A Canadian government agency has cleared the gold mining company Centerra
of human rights abuses in Mongolia, but has told the business to engage more effectively with local communities.
The Canadian National Contact Point for the OECD’s guidelines on multinationals said it could not substantiate allegations made in an official complaint by NGOs that the Toronto-based business had breached the guidelines in a number of ways. As a result it has now ended its investigations.
However, it has recommended that the company take measures ‘without delay’ to improve relations with local people near its eight year old Boroo open-pit gold mining site and its proposed Gatsuurt mine, both about 110 kilometres from the Mongolian capital Ulaanbaatar.
The measures would include opening a proper dialogue with community leaders and NGOs, sending out fact sheets about water scarcity issues connected with its operations, and considering taking part in radio phone-in programmes.
The recommendations have no force of law behind them, but the NCP said it had received messages from the company and its opponents ‘indicating that they are willing to engage in a dialogue’.
A coalition of three NGOS – two Mongolian and one Canadian – had alleged that Centerra breached the terms of the OECD guidelines in a number of ways at the two mining projects. However, the NCP, a body charged by the Canadian government with investigating potential OECD guidelines breaches, said it could not substantiate any of the claims.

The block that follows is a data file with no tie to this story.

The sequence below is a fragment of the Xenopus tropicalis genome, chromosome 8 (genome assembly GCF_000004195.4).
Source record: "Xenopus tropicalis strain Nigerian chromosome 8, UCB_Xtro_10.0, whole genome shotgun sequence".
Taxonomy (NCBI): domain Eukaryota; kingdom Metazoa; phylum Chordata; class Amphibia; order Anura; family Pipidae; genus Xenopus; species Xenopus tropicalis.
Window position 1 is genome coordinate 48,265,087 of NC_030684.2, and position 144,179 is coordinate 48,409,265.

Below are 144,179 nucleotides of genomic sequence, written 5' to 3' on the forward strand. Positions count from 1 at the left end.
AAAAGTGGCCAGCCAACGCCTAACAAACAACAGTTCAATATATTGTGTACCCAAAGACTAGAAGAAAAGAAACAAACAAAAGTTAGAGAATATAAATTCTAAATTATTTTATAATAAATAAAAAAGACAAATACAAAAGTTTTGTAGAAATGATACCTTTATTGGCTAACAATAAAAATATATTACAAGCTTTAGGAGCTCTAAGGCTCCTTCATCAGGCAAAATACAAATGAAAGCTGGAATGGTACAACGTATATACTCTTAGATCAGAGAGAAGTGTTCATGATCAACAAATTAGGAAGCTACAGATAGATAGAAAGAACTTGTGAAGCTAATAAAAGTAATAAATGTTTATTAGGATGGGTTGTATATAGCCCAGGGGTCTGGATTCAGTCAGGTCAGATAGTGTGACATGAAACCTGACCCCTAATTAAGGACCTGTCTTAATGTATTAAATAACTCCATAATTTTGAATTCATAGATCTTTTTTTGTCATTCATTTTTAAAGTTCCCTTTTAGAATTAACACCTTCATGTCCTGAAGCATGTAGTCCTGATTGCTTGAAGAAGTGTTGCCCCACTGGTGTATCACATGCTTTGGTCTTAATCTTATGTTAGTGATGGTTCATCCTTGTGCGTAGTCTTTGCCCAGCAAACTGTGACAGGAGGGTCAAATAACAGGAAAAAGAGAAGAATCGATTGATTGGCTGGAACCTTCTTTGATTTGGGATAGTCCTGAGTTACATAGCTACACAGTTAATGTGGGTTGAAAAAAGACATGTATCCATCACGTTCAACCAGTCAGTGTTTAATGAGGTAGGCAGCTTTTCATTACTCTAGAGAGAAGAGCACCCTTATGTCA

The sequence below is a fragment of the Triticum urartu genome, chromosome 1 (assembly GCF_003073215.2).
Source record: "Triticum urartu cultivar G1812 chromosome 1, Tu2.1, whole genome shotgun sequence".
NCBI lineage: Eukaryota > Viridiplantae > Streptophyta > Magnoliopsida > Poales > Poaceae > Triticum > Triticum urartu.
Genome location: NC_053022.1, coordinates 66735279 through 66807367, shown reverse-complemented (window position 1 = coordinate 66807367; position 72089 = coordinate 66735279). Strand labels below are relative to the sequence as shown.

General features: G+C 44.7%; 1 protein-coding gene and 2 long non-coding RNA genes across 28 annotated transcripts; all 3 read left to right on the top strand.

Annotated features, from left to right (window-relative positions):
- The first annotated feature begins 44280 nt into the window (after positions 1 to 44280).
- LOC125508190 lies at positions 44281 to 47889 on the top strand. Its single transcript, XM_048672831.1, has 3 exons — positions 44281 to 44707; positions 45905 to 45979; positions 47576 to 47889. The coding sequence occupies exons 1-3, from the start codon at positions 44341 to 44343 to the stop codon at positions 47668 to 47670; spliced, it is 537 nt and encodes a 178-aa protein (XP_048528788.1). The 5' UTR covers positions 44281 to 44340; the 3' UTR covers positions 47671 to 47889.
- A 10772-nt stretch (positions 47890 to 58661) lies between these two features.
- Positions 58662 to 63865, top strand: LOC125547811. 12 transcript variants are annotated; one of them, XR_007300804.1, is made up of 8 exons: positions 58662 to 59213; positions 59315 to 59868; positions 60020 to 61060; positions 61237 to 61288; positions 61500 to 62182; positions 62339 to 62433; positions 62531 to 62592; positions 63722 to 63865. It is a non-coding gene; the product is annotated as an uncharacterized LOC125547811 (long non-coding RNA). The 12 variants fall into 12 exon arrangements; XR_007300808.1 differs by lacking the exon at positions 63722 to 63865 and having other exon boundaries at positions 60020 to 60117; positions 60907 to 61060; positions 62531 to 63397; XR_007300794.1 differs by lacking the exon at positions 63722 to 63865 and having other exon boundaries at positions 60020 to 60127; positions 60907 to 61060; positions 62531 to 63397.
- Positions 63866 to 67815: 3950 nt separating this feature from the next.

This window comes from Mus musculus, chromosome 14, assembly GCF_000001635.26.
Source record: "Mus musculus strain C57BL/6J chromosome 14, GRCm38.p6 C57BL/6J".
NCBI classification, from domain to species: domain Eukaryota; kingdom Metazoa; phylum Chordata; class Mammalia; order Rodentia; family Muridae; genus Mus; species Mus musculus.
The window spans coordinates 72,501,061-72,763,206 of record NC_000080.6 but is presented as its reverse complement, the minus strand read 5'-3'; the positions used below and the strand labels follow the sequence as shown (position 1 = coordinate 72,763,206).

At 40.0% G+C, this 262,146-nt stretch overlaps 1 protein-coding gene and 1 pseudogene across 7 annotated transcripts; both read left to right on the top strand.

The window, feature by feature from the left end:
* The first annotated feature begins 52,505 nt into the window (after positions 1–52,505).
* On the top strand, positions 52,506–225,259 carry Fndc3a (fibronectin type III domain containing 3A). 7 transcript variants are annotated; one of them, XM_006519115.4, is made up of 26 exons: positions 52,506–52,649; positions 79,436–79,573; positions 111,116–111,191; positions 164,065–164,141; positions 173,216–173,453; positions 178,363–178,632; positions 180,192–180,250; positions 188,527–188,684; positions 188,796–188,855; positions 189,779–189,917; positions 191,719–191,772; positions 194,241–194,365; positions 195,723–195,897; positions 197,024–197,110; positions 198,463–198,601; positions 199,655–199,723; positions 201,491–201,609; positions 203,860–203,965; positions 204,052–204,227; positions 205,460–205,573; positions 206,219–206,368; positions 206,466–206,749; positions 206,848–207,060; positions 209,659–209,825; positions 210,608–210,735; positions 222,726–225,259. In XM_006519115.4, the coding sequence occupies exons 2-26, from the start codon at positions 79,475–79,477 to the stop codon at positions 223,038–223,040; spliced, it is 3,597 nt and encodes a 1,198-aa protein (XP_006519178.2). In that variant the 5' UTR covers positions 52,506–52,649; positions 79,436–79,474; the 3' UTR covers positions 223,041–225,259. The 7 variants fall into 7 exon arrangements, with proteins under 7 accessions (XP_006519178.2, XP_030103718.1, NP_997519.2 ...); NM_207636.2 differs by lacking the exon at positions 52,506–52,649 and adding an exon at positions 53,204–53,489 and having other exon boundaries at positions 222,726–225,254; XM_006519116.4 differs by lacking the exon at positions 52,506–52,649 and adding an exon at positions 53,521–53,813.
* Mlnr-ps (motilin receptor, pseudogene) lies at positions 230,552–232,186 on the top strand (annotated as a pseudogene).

Among other things, it rejected complaints that local religious and cultural freedoms were being breached by placing access restrictions on a local sacred place, Mount Noyon, which it found was still possible to reach.
Allegations that exploration at Gatsuurt had contaminated local water were also rejected, as the NCP found the problem had existed before Centerra arrived – mainly due to local artisanal mining – and that in any case the company had undertaken to help with remediation.
The NCP said the lack of a proper dialogue over such issues could be attributed to both sides, and it was critical of one of the complainant groups, the United Mongolian Movement of Rivers and Lakes, for taking an overly aggressive approach to the situation – including by firing gunshots at a fuel tank owned by Centerra.
The other two bodies were the Mongolian human rights group OT Watch and the Ottawa-based MiningWatch Canada.